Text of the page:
Teach & Serve IV
Coming Next Week
August 8, 2018
Next Wednesday, Teach & Serve returns for another year. To get warmed up, presented again are my fifteen favorite teachers from fiction!
No. 15: Mr. Miyagi
Mr. Miyagi comes in at 15 for his dedication, his care of his students, his ability to push his them beyond limits both physical and mental, his understanding that good education requires balance, his desire to only want the best for his students and his most obvious bad-assery!
No. 14: Batman
Bracketing the fact that a Robin (Jason Todd) died on his watch (does Batman get points because Jason came back to life?), one has to admit that training teenage boys to become world class crime fighters is quite an accomplishment. Batman has taken at least seven young people under his wing and taught them almost everything he knows. At the end of the day, he even loves these students as all good teachers should.
No. 13: John Wheelwright
The narrator of John Irving’s classic A Prayer for Owen Meany (this bloggers favorite book), John Wheelwright learns that what he loves best in life, after his friend Owen, is to read. Wanting to share the gift with others, Wheelwright becomes a teacher and a good one at that. Irving himself was a teacher and the classroom scenes he writes ring very true.
No. 12: Sarah Simms
In the New Teen Titans comic book and later on the television show Teen Titans Go!, fans are introduced to Sarah Simms, a young woman who dedicates her life to working with students who have suffered some kind of amputation. Written with deep compassion and care by Marv Wolfman in the comic book, Sarah comes across as dedicated, concerned and real-world. She’s a great model for teachers everywhere.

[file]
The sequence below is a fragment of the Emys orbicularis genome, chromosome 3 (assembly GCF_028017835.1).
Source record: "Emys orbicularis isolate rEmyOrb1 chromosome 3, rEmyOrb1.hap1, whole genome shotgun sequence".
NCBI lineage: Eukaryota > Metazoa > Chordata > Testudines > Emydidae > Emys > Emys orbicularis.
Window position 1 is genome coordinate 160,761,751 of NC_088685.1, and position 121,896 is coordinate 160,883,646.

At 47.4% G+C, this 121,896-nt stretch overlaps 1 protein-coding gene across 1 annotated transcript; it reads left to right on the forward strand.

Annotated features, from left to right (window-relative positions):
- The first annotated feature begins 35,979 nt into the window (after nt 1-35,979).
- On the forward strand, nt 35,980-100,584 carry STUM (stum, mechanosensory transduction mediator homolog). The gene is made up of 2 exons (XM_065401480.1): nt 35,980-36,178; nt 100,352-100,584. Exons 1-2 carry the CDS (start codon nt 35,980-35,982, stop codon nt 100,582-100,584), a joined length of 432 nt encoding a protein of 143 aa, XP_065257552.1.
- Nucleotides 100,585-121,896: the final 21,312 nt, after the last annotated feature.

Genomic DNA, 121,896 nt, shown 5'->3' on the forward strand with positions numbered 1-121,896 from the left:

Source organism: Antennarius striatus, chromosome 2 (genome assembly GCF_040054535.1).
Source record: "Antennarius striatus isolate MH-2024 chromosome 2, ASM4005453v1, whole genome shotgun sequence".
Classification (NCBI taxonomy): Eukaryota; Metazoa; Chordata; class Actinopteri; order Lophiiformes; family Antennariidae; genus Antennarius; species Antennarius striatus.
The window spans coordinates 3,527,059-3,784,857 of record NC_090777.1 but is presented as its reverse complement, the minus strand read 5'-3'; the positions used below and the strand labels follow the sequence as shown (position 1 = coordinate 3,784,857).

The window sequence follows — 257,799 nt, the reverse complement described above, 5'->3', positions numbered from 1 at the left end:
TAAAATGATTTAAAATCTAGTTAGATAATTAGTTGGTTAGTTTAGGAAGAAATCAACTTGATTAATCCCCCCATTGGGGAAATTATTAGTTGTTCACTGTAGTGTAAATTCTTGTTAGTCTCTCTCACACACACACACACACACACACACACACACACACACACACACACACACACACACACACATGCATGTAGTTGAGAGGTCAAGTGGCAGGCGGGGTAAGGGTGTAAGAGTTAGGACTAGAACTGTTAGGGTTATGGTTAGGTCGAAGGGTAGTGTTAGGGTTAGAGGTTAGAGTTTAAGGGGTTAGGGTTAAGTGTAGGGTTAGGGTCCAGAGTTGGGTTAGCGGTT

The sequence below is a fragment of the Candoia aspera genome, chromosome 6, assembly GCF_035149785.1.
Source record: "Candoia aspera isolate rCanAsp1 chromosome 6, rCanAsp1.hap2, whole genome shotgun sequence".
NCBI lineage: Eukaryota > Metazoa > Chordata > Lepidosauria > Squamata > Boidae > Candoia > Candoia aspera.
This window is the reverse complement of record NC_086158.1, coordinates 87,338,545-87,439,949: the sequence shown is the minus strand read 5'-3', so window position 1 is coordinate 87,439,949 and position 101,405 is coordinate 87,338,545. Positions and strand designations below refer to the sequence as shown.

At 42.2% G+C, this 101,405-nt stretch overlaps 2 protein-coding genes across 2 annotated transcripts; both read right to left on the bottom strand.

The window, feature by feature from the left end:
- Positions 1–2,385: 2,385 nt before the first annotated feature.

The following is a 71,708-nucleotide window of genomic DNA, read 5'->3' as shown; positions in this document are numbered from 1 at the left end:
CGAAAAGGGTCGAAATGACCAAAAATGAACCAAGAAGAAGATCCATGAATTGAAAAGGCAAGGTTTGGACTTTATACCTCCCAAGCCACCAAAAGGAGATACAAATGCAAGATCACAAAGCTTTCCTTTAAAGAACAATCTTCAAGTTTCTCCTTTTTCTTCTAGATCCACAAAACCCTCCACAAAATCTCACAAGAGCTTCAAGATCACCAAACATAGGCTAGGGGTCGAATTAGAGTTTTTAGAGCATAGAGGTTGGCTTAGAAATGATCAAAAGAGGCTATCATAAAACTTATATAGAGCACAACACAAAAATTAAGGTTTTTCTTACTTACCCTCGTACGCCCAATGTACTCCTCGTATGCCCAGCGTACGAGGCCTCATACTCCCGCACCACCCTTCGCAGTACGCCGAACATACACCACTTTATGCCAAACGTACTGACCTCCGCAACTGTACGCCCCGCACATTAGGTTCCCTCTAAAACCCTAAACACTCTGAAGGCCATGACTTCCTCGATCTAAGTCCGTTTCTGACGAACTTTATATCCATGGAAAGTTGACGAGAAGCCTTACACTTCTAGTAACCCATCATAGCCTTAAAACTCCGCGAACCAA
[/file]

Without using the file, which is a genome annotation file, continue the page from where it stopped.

No. 11: Lydia Davis
On Fame, the incredibly dedicated and talented Ms. Davis (played brilliantly by the brilliant Debbie Allen) told her students (every week on the opening credits voice-over) “You’ve got big dreams. You want fame. Well, fame costs. And right here is where you start paying.” Her students paid. And they loved her for making them work.
No. 10: Ralph Hanley
Mr. Hanley managed to keep his students out of trouble while saving the world as the Greatest American Hero (how has this property gone without a reboot?). Mr. Hanley balanced the life of a superhero, boyfriend and teacher, seemingly like he was walking on air. His most important lesson was that his understanding that one person can make a difference … believe it or not, it’s just him.
You know you want to hear it… click HERE for the Mike Post theme song!
Oh, and a quick bit of trivia… Ralph Hanley’s name was originally Ralph Hinkley, but that surname was changed after the attempt on President Reagan’s life by John Hinkley, jr.
No. 9: Ben Kenobi
Speaking to his students Anakin and Luke Skywalker with nuggets of wisdom so compelling and thought provoking, we can ignore the fact (can’t we?) that his first student went on to almost destroy hope and freedom in the galaxy. Connected to an inspirational greater power, he inspired his students to discover truth, and also had the ability to do and not just teach – take that, haters!
No. 8: Gabe Kotter